Discovery Core Experience: I&S Course
B CORE 107A
60-Second Syllabus: Gender Under Construction - Intersections, Roadblocks, Detours
About This Course:
As part of the Discovery Core, we will take time to explore the resources and pathways open to you in the UW Bothell community. We will take the construction metaphors in the course title and apply them to your own road to and through college. You will work together to help each other find your own paths, complete with interesting intersections and suggestions for managing roadblocks.
We will explore identities and culture, with focused analysis on gender. Some questions we will consider: What is gender and how does it differ from sex? How has our understanding of gender changed over time? How does gender impact our experiences and opportunities? How does gender relate to other aspects of our identities and cultures? What can we do to promote well-being, equity, and social justice tied to gender? Through active inquiry we will develop a set of tools to look at these questions and examine how gender operates in our lives and the spaces we inhabit.
Our classroom will be playful, curious, and scholarly as we use a variety of texts (written, audio like podcasts, and video) to explore:
- Gender as a social construction at the intersection of other categories of difference, such as race, class, sexuality, and nationality
- How gender norms may serve as roadblocks for individuals and groups
- Cases where people uncover unspoken assumptions that animate and legitimize gender roles and assumptions that we may have accepted as “natural”
- Examples may include gender and fashion, gender bias in dress codes, gender and sports, and others that emerge based on class interests
- Detours and new pathways for enacting and reimagining gender
But how will we learn together?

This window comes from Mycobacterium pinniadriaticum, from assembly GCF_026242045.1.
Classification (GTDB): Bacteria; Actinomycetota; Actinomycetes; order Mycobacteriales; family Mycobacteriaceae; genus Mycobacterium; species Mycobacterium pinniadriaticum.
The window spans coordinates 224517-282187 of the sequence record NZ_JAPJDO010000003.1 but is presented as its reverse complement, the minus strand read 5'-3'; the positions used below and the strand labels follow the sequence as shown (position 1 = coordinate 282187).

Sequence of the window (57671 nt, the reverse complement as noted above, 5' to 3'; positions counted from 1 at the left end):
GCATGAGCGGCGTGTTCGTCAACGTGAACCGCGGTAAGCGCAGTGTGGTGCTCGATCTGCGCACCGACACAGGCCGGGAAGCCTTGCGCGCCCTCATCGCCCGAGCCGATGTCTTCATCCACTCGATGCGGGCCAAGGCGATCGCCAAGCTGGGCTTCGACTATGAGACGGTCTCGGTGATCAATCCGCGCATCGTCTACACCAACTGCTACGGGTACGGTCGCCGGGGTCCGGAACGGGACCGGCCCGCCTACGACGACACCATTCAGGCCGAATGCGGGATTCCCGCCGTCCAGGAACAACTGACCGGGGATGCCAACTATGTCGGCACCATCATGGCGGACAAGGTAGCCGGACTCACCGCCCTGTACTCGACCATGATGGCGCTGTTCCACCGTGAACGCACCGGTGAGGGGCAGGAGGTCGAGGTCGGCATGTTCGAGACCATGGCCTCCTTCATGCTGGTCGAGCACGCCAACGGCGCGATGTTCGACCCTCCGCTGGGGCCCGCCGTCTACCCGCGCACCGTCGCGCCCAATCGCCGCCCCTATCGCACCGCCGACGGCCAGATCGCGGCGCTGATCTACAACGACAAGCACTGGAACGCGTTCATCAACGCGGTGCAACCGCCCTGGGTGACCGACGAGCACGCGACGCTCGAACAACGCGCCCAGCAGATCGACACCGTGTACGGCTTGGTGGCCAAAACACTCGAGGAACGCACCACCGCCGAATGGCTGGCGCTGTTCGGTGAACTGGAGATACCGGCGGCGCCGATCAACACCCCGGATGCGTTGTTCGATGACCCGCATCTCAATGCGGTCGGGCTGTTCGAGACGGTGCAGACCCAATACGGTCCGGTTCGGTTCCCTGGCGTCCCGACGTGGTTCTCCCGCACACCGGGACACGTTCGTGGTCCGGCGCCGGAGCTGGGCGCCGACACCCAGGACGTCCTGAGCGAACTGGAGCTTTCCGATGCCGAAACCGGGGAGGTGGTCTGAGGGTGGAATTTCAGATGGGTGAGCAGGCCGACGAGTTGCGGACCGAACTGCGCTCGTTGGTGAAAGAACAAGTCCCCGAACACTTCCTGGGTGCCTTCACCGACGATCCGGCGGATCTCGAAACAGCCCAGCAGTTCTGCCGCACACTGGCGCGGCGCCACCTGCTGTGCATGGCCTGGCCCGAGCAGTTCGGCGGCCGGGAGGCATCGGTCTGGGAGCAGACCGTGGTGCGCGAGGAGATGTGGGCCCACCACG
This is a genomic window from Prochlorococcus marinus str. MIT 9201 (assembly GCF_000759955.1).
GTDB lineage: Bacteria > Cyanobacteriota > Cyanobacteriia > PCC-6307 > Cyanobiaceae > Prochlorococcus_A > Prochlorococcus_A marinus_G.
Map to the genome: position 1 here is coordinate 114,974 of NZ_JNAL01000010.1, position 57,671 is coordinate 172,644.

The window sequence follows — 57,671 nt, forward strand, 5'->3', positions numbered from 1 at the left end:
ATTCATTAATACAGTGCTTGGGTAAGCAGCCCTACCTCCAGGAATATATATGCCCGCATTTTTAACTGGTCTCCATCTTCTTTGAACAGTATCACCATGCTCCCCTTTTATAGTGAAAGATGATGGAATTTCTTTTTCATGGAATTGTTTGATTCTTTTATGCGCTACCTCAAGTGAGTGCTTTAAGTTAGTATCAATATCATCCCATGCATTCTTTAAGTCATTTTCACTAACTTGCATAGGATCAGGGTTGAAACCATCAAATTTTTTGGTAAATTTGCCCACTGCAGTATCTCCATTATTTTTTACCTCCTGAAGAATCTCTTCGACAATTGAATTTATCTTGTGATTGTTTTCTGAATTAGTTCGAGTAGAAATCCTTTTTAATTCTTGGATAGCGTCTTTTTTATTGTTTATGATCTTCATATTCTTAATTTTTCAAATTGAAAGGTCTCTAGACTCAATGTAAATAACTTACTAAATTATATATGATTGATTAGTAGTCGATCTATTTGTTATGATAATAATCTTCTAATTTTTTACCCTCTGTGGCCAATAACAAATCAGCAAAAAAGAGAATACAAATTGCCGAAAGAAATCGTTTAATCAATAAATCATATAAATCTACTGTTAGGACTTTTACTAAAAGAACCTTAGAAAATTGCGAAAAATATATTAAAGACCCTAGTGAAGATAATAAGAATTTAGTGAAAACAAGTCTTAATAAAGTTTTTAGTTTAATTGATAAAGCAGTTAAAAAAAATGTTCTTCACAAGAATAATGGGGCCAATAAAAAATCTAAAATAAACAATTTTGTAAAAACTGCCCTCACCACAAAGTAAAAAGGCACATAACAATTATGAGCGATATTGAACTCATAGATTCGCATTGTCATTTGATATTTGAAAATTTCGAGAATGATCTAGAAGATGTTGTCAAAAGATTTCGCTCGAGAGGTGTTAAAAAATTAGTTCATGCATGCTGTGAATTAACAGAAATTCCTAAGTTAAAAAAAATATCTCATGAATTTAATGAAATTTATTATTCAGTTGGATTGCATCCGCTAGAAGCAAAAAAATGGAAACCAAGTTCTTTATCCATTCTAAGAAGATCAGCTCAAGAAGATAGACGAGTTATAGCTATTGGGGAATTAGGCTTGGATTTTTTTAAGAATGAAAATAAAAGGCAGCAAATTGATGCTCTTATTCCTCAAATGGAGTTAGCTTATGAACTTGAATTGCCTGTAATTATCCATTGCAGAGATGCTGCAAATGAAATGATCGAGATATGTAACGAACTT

I am committed to building a classroom that supports you welcoming yourselves and each other each day. Our classroom will be curious, playful, respectful, and scholarly. We will work together to identify questions, build our tools for observation, unpack texts, and reflect on our unique cultures and lived experiences.
At the end of the quarter, you will be able to:
1) Make meaningful and ongoing contributions to a learning community
2) Collaborate effectively with classmates, faculty, and staff
3) Summarize, analyze, question, and critique course texts using tools including:
- the social-ecological model
- social construction
4) Make connections between course texts, class activities, and personal experience
5) Analyze and articulate how gender is constructed and represented in the spaces you inhabit in your everyday lives, including at UW Bothell
6) Actively reflect on your learning practices, including setting learning goals, making connections across activities, managing work load, and stress management techniques
Professor Lauren Lichty (She/Her/Hers)
About Professor Lichty:
"I hope to support each student on their quest to find their scholarly path and voice, fostering creativity, curiosity, and attention to social justice along the way."- Professor Lichty